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by Walter Isaacson ‧ RELEASE DATE: Sept. 12, 2023
Alternately admiring and critical, unvarnished, and a closely detailed account of a troubled innovator.
Awards & Accolades
New York Times Bestseller
A warts-and-all portrait of the famed techno-entrepreneur—and the warts are nearly beyond counting.
To call Elon Musk (b. 1971) “mercurial” is to undervalue the term; to call him a genius is incorrect. Instead, Musk has a gift for leveraging the genius of others in order to make things work. When they don’t, writes eminent biographer Isaacson, it’s because the notoriously headstrong Musk is so sure of himself that he charges ahead against the advice of others: “He does not like to share power.” In this sharp-edged biography, the author likens Musk to an earlier biographical subject, Steve Jobs. Given Musk’s recent political turn, born of the me-first libertarianism of the very rich, however, Henry Ford also comes to mind. What emerges clearly is that Musk, who may or may not have Asperger’s syndrome (“Empathy did not come naturally”), has nurtured several obsessions for years, apart from a passion for the letter X as both a brand and personal name. He firmly believes that “all requirements should be treated as recommendations”; that it is his destiny to make humankind a multi-planetary civilization through innovations in space travel; that government is generally an impediment and that “the thought police are gaining power”; and that “a maniacal sense of urgency” should guide his businesses. That need for speed has led to undeniable successes in beating schedules and competitors, but it has also wrought disaster: One of the most telling anecdotes in the book concerns Musk’s “demon mode” order to relocate thousands of Twitter servers from Sacramento to Portland at breakneck speed, which trashed big parts of the system for months. To judge by Isaacson’s account, that may have been by design, for Musk’s idea of creative destruction seems to mean mostly chaos.Alternately admiring and critical, unvarnished, and a closely detailed account of a troubled innovator.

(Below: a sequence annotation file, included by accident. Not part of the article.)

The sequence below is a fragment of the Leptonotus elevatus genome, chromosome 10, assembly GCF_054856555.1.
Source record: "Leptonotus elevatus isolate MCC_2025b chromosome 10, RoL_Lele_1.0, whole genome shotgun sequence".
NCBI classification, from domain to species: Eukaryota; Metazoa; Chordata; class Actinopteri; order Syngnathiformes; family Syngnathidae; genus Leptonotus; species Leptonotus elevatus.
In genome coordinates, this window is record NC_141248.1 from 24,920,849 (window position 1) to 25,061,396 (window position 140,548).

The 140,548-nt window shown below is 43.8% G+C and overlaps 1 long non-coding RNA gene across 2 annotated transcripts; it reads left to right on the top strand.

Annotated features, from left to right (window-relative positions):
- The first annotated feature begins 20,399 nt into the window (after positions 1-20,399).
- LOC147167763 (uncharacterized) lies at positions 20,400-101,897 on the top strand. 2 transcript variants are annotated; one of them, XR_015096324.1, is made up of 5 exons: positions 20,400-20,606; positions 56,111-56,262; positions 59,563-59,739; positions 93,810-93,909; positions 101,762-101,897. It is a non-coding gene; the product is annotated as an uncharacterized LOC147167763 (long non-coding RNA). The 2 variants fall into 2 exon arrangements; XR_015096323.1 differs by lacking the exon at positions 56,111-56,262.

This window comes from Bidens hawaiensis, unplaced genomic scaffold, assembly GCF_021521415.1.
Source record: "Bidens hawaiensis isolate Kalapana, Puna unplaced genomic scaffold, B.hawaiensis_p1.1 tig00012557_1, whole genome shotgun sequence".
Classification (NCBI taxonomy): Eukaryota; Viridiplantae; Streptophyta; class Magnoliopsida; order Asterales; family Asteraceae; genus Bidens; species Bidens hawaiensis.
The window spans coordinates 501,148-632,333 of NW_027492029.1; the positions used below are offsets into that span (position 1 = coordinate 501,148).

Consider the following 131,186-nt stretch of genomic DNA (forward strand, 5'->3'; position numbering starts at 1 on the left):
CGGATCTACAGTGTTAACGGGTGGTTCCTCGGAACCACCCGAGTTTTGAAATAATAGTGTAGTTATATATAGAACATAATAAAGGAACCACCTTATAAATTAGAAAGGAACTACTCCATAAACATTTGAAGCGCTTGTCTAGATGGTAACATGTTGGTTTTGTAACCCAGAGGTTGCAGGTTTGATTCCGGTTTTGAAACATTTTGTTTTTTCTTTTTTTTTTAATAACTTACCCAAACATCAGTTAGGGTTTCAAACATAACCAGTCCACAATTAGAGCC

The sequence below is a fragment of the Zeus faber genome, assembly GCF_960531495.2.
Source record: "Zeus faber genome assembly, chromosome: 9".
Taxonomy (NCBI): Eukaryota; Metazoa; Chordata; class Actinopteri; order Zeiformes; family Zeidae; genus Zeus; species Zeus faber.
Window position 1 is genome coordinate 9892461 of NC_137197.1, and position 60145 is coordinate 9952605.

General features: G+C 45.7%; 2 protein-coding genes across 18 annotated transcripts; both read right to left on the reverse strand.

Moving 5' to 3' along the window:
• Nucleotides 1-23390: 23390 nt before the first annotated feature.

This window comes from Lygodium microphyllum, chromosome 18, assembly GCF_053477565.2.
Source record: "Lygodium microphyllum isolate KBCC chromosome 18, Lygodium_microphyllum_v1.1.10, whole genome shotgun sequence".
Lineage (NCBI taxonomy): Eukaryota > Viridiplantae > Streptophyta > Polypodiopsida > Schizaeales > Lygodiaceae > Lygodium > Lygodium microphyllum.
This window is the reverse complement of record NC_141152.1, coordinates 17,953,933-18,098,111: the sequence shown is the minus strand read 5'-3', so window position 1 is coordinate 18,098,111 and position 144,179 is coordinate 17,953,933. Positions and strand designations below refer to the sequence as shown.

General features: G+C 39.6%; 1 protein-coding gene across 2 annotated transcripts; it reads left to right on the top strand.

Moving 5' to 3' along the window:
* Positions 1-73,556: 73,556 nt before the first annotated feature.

Pub Date: Sept. 12, 2023
Page Count: 688
Publisher: Simon & Schuster
Review Posted Online: Sept. 12, 2023
Kirkus Reviews Issue: Oct. 15, 2023